The Rise and Fall of Mexican Politics
Updated August 1998
For most of the 20th century, one party has dominated Mexican politics. The Institutional Revolutionary Party (known by its Spanish initials, PRI) embodied the ideals of the 1910 revolution that rang as a theme for Mexican politics. It became clear, however, that the PRI-dominated Congress served merely as a rubber stamp for the president. As charges surfaced that the party perpetuated corruption and the widening disparity between the elite and rural poor, the people responded.
The 1997 elections were a political watershed for Mexico. The world's longest-ruling party lost control of the lower house of Congress, giving other parties greater representation and marking what many analysts have described as the beginning of a multiparty democracy.
The party's power slowly eroded. In 1988 many PRI members left to form an opposition group, the Democratic Revolution Party (PRD). The elections that year were a wake-up call the PRI lost 48 percent of its seats in the lower house of Congress. And while the PRI's Carlos Salinas won the presidency, capturing slightly over 50 percent of the vote, its share of the presidential vote dropped significantly.
In the July 1997 elections, the world's longest-ruling party lost control of the lower house of Congress, which analysts said was the result of voters' anger about corruption. While the PRI still holds 239 seats, the largest number in the 500-seat Congress, it falls short of the 251 seats needed for a majority. The combined opposition holds 261 seats: The Democratic Revolution Party (PRD) captured 125 seats; the National Action Party (PAN), 121; the Green Party, eight; and the Labor Party, seven.
The PRI also battled controversy within its own ranks. The 1994 assassinations of leading presidential candidate Luis Donaldo Colosio of the PRI and second-ranking PRI official Jose Francisco Ruiz Massieu sparked allegations that the murders were linked to the party. Former president Carlos Salinas's brother Raul was arrested and accused of plotting the Massieu murder.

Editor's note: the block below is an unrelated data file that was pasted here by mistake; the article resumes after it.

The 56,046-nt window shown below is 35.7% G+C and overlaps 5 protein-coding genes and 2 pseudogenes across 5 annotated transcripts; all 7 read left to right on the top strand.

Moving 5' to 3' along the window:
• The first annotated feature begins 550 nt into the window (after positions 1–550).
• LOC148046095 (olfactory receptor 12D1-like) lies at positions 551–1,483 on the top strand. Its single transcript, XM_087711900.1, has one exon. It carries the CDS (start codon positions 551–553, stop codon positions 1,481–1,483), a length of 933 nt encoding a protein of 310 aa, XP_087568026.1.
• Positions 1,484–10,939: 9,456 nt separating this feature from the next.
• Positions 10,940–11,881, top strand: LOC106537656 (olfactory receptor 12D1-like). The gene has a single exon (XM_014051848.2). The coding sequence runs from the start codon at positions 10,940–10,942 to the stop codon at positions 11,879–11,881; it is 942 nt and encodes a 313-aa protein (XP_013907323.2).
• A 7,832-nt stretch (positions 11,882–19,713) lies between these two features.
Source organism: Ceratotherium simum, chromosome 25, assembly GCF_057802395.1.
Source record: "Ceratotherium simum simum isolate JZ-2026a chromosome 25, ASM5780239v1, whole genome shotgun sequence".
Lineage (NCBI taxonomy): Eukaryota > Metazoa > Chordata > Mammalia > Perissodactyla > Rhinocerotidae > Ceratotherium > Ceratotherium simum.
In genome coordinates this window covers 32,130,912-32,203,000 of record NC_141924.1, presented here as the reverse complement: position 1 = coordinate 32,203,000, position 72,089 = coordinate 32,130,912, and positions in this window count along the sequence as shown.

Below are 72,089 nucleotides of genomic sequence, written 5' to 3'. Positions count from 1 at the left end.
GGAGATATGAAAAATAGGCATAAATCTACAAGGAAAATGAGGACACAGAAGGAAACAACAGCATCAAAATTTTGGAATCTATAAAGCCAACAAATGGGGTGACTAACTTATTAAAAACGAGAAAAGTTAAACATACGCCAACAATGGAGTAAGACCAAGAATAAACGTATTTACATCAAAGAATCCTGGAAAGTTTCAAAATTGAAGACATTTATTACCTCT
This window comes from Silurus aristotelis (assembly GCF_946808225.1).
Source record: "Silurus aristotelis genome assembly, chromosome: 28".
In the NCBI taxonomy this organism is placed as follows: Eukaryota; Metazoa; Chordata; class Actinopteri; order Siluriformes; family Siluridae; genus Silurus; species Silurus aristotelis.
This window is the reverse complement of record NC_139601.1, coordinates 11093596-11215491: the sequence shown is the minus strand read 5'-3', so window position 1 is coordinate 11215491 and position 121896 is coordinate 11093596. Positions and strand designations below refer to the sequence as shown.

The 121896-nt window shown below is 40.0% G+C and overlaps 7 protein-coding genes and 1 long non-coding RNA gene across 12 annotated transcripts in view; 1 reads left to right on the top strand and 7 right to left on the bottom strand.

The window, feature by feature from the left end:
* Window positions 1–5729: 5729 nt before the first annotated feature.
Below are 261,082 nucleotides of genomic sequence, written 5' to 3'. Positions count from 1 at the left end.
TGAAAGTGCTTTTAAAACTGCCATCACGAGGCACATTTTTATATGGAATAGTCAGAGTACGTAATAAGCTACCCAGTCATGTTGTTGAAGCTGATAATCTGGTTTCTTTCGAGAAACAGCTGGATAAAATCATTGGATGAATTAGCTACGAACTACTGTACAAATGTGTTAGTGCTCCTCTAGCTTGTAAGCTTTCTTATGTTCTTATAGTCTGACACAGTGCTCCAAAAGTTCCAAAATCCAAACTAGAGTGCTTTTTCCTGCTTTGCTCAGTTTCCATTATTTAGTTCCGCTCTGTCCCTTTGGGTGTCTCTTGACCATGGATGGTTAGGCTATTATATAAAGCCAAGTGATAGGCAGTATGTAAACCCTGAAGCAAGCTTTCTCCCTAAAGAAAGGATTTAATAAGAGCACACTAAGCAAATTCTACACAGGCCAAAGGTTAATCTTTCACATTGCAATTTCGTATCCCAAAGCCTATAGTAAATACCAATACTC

Raul Salinas is awaiting trial in a maximum-security prison outside Mexico City. President from 1988 to 1994, Carlos Salinas has been blamed for much of Mexico's economic chaos and is living in self-imposed exile in Ireland.
Over the last few years, PAN has chipped away at the PRI's monopoly. It won its first popularly elected Senate seat in 1991 and its first governorship in the Chihuahua state the following year. Since 1992, the party has captured six of the country's 31 governorships from the PRI. In 1996, PAN had 249 mayors, compared with 18 in 1987.
While PAN has posed the largest threat to the PRI, it has also been accused of working closely with the ruling party a strategy that failed in the recent elections as frustration toward the PRI siphoned voters left to the Democratic Revolution Party.
At the helm of the party is its Cardenas (left), who is the son of revered former president Lazaro Cardenas. Elected mayor of Mexico City in 1997, Cardenas holds the second most-powerful position in the country next to the presidency.
While a PRI member, Cardenas led an internal movement that called for the end to tapadismo, a Mexican tradition in which the incumbent president chooses a successor. He left the party in 1988 to protest its choice of Carlos Salinas de Gortari as the presidential nominee.
Cardenas lost his bid for the presidency in 1988 to Salinas and in 1994 to President Ernesto Zedillo.
© Copyright 1998 The Washington Post Company